This is a politically impossible problem for the Defense Department to solve alone. Changes at this scale will require Congressional and executive office action. Hard to imagine in the polarized political environment. But not impossible.

Put Different People in Charge and reorganize around this new ecosystem. The threats, speed of change, and technologies the United States faces in this century require radically different mindsets and approaches than those it faced in the 20th century. Today’s leaders in the DoD, executive branch and Congress haven’t fully grasped the size, scale, and opportunity of the commercial innovation ecosystem or how to build innovation processes to move with the speed and urgency to match the pace China has set.


Change is hard – on the people and organizations inside the DoD who’ve spent years operating with one mindset to be asked to pivot to a new one.

But America’s adversaries have exploited the boundaries and borders between its defense and commercial and economic interests. Current approaches to innovation across the government — both in the past and under the current administration — are piecemeal, incremental, increasingly less relevant, and insufficient.

These are not problems of technology. It takes imagination, vision and the willingness to confront the status quo. So far, all are currently lacking.

Russia’s Black Sea flagship Moskva on the bottom of the ocean and the thousands of its destroyed tanks illustrate the consequences of a defense ecosystem living in the past. We need transformation not half-measures. The U.S. Department of Defense needs to change.

Historically, major defense reforms have come from inside the DoD, at other times Congress (National Security Act of 1947, Goldwater-Nichols Act of 1986) and others from the President (Roosevelt’s creation of the Joint Chiefs in 1942, Eisenhower and the Department of Defense Reorganization Act of 1958.)

It may be that the changes needed are so broad that the DoD can’t make them and Congress needs to act. If so, it’s their time to step up.

Carpe diem. Seize the day.

The full article originally appeared on Steve Blank’s blog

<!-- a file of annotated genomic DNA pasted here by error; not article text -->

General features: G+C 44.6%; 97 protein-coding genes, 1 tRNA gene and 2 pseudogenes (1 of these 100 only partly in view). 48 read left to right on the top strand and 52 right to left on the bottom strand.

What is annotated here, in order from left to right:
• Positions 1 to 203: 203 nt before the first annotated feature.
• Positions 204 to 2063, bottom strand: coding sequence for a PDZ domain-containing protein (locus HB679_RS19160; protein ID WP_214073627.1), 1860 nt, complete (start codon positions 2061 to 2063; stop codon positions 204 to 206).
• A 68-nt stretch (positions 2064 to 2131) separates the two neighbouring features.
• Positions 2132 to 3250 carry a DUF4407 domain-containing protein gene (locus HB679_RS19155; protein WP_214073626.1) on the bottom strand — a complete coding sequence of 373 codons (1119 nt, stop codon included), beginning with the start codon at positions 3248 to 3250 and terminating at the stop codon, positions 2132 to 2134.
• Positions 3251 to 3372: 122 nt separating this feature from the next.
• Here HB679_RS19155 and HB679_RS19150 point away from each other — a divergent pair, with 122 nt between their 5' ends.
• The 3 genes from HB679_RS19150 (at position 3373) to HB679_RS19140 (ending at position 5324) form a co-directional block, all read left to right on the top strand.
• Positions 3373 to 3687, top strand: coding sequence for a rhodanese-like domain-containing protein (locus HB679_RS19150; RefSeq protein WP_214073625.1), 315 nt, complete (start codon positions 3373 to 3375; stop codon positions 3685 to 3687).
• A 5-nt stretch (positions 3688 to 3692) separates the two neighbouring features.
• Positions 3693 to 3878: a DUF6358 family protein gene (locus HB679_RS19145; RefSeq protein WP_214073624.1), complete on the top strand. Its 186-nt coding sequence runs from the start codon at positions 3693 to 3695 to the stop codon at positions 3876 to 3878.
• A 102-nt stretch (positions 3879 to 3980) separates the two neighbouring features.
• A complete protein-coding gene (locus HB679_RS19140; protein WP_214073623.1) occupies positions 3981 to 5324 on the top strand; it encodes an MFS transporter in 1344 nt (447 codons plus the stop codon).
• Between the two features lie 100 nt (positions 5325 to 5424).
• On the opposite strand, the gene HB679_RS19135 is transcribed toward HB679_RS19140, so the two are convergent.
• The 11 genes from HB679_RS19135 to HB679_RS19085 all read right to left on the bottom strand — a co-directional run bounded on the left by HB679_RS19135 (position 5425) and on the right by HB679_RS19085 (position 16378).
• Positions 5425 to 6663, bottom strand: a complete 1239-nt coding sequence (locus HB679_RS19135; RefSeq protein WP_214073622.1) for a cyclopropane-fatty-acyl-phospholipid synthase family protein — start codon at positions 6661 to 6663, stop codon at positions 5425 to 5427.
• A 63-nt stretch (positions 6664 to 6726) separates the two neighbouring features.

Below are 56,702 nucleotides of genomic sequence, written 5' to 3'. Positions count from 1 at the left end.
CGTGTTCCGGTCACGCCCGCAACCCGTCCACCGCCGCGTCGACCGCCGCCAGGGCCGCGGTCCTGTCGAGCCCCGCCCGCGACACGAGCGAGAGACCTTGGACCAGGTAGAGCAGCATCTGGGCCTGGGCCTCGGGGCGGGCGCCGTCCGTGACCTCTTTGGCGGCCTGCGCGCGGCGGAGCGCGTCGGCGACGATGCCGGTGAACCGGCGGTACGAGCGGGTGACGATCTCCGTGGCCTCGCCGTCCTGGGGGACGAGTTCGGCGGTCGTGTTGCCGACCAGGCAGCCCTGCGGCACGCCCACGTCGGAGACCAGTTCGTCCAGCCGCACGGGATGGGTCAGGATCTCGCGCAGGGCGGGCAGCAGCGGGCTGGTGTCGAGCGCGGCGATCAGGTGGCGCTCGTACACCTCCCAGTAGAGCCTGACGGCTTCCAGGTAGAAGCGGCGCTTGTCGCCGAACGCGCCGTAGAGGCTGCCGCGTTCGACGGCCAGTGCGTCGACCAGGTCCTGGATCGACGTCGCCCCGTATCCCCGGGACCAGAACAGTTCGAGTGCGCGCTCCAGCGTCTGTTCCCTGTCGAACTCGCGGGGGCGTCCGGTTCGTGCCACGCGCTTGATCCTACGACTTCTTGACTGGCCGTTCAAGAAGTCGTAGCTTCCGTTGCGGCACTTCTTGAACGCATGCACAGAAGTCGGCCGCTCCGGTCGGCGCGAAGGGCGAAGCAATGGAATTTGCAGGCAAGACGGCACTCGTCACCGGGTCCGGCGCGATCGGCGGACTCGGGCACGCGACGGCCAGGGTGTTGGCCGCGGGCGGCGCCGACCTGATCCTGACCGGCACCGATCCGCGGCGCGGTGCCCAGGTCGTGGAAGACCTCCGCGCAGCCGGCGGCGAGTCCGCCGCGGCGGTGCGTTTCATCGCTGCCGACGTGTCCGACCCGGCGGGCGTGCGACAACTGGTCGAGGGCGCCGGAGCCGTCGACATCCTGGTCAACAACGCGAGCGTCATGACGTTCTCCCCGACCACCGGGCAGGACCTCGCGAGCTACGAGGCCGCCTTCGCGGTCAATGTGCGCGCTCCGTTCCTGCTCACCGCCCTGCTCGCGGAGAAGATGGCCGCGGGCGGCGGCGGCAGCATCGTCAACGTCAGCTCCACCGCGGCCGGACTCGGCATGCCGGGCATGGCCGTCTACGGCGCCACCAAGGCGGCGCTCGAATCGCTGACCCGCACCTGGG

Image credit: Capella Space

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America Drops Out of the Ten Most Innovative Countries

America Drops Out of Top 10 Most Innovative Countries

The latest Bloomberg Innovation Index is out (2021 edition), and South Korea has risen to first place, taking the title back from Germany, while the U.S. fell out of the Top 10 completely.

Seven of the top 10 places went to European countries while the USA and China slipped.

“Intensifying competition between the U.S. and China is reshaping the innovation landscape. For the U.S., fears about losing intellectual property to a geopolitical rival are undermining support for the open innovation system. For China, fear of being cut off from foreign technology is accelerating investment in R&D capacity at home.” — Bloomberg Chief Economist Tom Orlik

The rankings are based on dozens of criteria centered around seven metrics:

  • For patent activity
  • For research personnel concentration
  • For tertiary education
  • For technology company density
  • For productivity
  • For manufacturing value added
  • For research and development expenditures

Bloomberg Innovation Index 2021 Chart Part 1
Bloomberg Innovation Index 2021 Chart Part 2
Bloomberg Innovation Index 2021 Chart Part 3

The Bloomberg Innovation Index tries to measure and rank countries on the ability of their economies to innovate, which will be a key theme at the annual World Economic Forum in Davos, Switzerland taking place Jan. 26-29.

While spending on research and development continues to be important, shifts in productivity and education effectiveness (among other factors) will continue to encourage significant changes in the index from year to year.

“In the year of Covid and facing the urgency of climate change, the importance of innovation fundamentals only increases. Innovation is often measured by new ideas, new products and new services, but its their diffusion and adoption that is the real metric of success.” — Catherine Mann, Global Chief Economist at Citigroup Inc.

What do you think?

Does Bloomberg get it right or are there other innovation rankings or indexes that do a better job?

Which is more important to the relative innovativeness of a country, efforts by the government or by industry?

Which countries do the best job of achieving successful public/private partnerships to encourage innovation?

Click here to see the full 2021 Bloomberg Innovation Index rankings

 
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Image credits: Bloomberg

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China Plans to Trump Innovation from Outer Space

China Plans to Trump Innovation from Outer Space

First, let me say that this is not a political article, but instead an article about a potential innovation crisis looming just over the horizon thanks to brinkmanship between China and the United States.

Second, let me say this article is not about killer satellites being launched into orbit by the Trump administration or the People’s Republic of China.

Instead this article is about the psychology of a country being backed into a corner, the measures China is likely to take to fight back when they can’t match the United States dollar for dollar in a tariff fight, the current state of the rare earth metals market and its impact on the future of innovation.